I have known Moira for sixteen years. This weekend, she is celebrating her fiftieth birthday in Johannesburg. Okay, she’s not my childhood friend and we were never even fellow students, but we’ve had as much laughter and as many tears together as it is possible for two friends to have. I have been remembering some of those occasions.
When we met back in the bad old days of good old CAMAF, the health insurance company where we both worked. Moira was the supervisor of the Financial department, while I was in Customer Services. I used to pass her office on the way to my desk every day, and at first I thought she was one of ‘them’ – you know, ‘them the Management’. That meant, of course, that she didn’t talk to lowly and insignificant minions like me, and I thought she was oh so terribly posh! In due course, I would step into her office to ask about problems with members, and I slowly discovered that that she was neither lofty or a snob as I had at first thought. Mind you, she had thought that I was rather intimidating much to my horror, so we were both happy to discover we were both mistaken. And it was good.
Our friendship went from strength to strength, and before long, we were sharing the usual confidences about the usual female things, and of course about our bosses, which was always great for forging ever closer ties. Moi will well remember our weekly Squash sessions when we pretended the balls were various members of CAMAF’s management, or indeed anyone we had the miffs with that week.
My first real memory of getting into the thick of things with Moi was at one Christmas party. I seem to recall we went to an Italian restaurant, not that far from the office. It was a good lunch. The wine was even better. In fact it was so good that when the time came to go, we were both too sloshed to walk. But as Moi was feeling seriously sick, it was quite clear that I should be the one to drive. Naturally. Nowadays, it seems shameful to laugh at being so potted; standards and opinions have changed for the better, but every time I think of that day I start chuckling. There we were in Moi’s little ‘shitty’ brown Escort, driving with exaggerated care back up the road. She was keeping an eye on the distance that I was keeping from the kerb; meanwhile I clutched the wheel feverishly and tried to focus on what was up ahead. A difficult task when you can see two of everything. Then suddenly, she screamed at me to stop, which of course, I did, thinking something dire had happened. Moi flung the door open and leaning out, deposited her wonderful lunch copiously in the gutter. That was definitely a sobering experience, I don’t remember too much more about the ride home, but we managed to get there as we both lived to tell the tale over many another Christmas party.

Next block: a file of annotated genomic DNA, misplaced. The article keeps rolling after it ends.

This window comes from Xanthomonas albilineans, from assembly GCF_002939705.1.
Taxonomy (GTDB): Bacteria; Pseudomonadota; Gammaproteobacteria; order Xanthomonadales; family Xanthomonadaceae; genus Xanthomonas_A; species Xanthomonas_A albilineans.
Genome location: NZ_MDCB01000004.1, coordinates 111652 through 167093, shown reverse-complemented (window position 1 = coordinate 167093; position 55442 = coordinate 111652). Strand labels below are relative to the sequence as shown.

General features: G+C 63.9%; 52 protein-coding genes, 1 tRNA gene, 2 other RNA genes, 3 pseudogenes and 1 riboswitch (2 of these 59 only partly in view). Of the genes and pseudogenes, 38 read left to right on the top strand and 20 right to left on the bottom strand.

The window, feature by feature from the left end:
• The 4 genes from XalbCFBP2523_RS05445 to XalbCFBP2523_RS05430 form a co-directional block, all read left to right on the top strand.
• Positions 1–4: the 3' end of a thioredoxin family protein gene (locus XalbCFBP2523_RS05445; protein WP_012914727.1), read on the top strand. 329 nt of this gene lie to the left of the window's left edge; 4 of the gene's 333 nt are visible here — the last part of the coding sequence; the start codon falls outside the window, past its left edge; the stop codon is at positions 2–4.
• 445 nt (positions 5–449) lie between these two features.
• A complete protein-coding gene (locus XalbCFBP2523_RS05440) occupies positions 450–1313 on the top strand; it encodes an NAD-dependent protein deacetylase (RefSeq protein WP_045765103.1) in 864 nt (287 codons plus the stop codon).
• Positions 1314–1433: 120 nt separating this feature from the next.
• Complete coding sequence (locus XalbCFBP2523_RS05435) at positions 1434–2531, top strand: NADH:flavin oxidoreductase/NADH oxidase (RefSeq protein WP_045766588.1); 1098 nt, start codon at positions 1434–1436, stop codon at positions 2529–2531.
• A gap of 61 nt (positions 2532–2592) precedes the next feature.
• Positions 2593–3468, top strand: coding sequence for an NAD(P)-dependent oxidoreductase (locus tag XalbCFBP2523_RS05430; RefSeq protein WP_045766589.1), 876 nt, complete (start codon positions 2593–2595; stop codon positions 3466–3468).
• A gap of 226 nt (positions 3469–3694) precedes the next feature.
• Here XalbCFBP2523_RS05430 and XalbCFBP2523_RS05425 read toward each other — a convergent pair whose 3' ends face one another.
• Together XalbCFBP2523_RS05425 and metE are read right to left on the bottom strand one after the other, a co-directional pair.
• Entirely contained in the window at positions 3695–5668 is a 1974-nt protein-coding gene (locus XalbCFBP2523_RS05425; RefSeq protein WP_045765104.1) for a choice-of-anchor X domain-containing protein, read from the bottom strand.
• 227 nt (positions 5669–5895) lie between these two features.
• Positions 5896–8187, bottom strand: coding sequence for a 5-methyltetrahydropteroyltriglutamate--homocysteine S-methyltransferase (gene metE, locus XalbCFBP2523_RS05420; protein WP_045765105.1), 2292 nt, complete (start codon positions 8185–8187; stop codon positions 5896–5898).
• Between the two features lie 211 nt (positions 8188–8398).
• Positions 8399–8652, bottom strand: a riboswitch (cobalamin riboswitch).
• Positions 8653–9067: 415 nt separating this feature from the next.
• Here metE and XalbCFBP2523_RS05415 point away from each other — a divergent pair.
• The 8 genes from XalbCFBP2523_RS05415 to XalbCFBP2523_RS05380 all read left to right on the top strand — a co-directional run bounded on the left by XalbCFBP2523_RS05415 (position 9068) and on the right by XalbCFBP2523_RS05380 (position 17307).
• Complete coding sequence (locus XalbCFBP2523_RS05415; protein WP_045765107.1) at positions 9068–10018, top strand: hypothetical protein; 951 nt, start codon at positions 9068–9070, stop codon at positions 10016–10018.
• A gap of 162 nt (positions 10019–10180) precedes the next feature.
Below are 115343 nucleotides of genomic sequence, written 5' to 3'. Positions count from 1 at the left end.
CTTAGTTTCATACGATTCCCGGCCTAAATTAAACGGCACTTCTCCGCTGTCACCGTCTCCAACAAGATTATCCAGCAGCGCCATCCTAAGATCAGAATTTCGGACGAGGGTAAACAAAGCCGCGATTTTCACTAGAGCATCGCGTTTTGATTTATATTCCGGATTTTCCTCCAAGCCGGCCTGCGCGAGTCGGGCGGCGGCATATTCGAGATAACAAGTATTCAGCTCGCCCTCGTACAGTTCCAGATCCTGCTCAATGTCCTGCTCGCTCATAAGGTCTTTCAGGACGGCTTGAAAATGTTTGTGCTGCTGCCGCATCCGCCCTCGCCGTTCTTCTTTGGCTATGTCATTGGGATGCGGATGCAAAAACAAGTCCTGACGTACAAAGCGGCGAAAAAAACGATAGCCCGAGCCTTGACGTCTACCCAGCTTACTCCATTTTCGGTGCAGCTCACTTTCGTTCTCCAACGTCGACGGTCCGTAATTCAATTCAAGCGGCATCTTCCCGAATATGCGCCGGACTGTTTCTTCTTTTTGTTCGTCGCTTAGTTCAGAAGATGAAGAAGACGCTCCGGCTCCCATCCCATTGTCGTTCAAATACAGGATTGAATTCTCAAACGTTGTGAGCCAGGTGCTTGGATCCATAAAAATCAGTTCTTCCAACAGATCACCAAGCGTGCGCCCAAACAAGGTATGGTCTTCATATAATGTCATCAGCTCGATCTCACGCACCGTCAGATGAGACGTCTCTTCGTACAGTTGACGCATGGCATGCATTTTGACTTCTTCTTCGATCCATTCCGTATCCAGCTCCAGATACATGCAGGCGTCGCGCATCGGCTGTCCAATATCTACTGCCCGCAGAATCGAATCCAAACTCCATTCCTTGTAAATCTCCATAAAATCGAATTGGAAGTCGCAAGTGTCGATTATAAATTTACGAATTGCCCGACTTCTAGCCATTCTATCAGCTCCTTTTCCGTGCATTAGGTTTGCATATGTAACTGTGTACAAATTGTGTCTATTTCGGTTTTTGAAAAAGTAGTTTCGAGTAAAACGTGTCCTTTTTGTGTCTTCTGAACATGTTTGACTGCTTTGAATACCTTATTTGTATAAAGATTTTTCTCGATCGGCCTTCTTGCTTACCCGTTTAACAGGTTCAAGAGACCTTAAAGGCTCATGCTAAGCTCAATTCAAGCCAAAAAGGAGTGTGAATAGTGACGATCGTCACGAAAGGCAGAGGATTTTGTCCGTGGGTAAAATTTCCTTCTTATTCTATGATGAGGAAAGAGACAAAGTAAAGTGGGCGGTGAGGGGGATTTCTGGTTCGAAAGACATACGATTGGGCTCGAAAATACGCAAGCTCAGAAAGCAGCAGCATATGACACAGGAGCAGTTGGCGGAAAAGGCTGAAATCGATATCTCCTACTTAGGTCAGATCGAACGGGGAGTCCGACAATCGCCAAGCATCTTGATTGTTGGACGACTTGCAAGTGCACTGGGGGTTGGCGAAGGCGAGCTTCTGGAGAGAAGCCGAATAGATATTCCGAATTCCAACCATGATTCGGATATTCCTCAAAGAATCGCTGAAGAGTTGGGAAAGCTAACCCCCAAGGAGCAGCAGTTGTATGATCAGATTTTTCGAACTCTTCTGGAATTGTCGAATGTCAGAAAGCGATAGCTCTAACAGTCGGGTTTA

Another special occasion I love to remember came much later, in fact in 2000 after we had both left CAMAF. It was on that memorable pony trekking trip to Lesotho. Moi, Les and I had what was one of the best weekends of my life, made so partly by Moi’s unintentional, but hilarious antics. Now most of us know Moi as the lady. When we used to go shopping together, Moi would go and look at the lovely, soft and elegant fashions, while I went and pored over power tools. It goes without saying then that while Les and I were equipped to deal with the rough and ready conditions of an overnight stay on a Lesotho kraal, Moi wasn’t.
|The great Trek|
Moi and I looking wasted in the Rondavel..yes that is me with the dark hair...;-)
Then the fun began. The village residents had kindly supplied us with the basics. There were mattresses to sleep on, a gas ring to cook on and a single bucket of water for all our needs. Let me stress that. ALL our needs. There was also the famous ‘long drop’ for the toilet, amounting to a shed surrounding a deep hole in the ground with a toilet seat sitting over it.
Now remember Moi is a lady. Moi does not use a long drop to do her deeds. Moi refuses to even have a ladylike pee in a long drop. Coaxing and persuading her does no good at all. She is simply not going to do it. A few hours and a cup of tea later, however, and she was facing a problem. Where exactly was she going to do her deed. Another couple of hours and a good level of desperation further on and she finally conceded that she would have to try. Somewhere, and sadly I don’t have it, there is a photo of Moi hovering over the long drop with an expression of utter disdain on her face. We captured the moment as proof that in fact Moi is more courageous than any of us. She did it. She used that long drop against a whole heap of her better judgments.
Going back to the rondavel, though, we managed to cook, make hot drinks and wash dishes with sparing use of our bucket of water, carefully leaving about half of it for teeth cleaning, face washing and most importantly, coffee and tea in the morning. Later on, just before turning in, Les and I were dutifully cleaning our teeth with mugs filled from the bucket, when suddenly I heard Les positively shriek. “MOIRA, WHAT ARE YOU DOING?” Turning round I saw Moi frozen in mid action. She had a bar of soap in her hands. But it was too late. She’d already done it. She’d soapily washed her face in our precious bucket of water. The one that was for ALL our needs. The tea and coffee next morning had an extremely interesting flavour.
What a trip, what a friend!
Happy Birthday, my friend. I should have been with you at your party, but as you now know, the forces were against me, and we were cruelly prevented from catching that plane. May you have another fifty wonderful years, Moi and I promise...we will see each other soon xxx.